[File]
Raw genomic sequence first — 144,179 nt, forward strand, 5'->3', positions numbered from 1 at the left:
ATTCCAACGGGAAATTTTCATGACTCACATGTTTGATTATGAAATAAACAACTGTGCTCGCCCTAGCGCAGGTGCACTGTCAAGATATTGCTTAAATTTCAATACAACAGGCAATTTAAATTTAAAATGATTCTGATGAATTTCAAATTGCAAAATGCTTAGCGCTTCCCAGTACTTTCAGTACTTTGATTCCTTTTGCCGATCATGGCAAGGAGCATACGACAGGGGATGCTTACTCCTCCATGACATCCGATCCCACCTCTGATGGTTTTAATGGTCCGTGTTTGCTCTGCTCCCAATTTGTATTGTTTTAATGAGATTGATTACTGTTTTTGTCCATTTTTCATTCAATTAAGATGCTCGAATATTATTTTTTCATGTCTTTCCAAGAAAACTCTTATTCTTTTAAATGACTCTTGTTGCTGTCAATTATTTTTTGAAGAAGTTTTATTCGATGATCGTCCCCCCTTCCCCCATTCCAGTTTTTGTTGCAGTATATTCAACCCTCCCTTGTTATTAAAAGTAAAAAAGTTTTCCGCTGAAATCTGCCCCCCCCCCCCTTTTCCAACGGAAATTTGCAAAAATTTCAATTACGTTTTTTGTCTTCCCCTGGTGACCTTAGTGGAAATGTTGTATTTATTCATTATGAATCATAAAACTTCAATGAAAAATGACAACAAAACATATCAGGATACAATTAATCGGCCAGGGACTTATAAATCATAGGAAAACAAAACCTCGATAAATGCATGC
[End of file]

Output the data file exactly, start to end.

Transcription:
Raw genomic sequence first — 144,179 nt, forward strand, 5'->3', positions numbered from 1 at the left:
ATTCCAACGGGAAATTTTCATGACTCACATGTTTGATTATGAAATAAACAACTGTGCTCGCCCTAGCGCAGGTGCACTGTCAAGATATTGCTTAAATTTCAATACAACAGGCAATTTAAATTTAAAATGATTCTGATGAATTTCAAATTGCAAAATGCTTAGCGCTTCCCAGTACTTTCAGTACTTTGATTCCTTTTGCCGATCATGGCAAGGAGCATACGACAGGGGATGCTTACTCCTCCATGACATCCGATCCCACCTCTGATGGTTTTAATGGTCCGTGTTTGCTCTGCTCCCAATTTGTATTGTTTTAATGAGATTGATTACTGTTTTTGTCCATTTTTCATTCAATTAAGATGCTCGAATATTATTTTTTCATGTCTTTCCAAGAAAACTCTTATTCTTTTAAATGACTCTTGTTGCTGTCAATTATTTTTTGAAGAAGTTTTATTCGATGATCGTCCCCCCTTCCCCCATTCCAGTTTTTGTTGCAGTATATTCAACCCTCCCTTGTTATTAAAAGTAAAAAAGTTTTCCGCTGAAATCTGCCCCCCCCCCCCTTTTCCAACGGAAATTTGCAAAAATTTCAATTACGTTTTTTGTCTTCCCCTGGTGACCTTAGTGGAAATGTTGTATTTATTCATTATGAATCATAAAACTTCAATGAAAAATGACAACAAAACATATCAGGATACAATTAATCGGCCAGGGACTTATAAATCATAGGAAAACAAAACCTCGATAAATGCATGC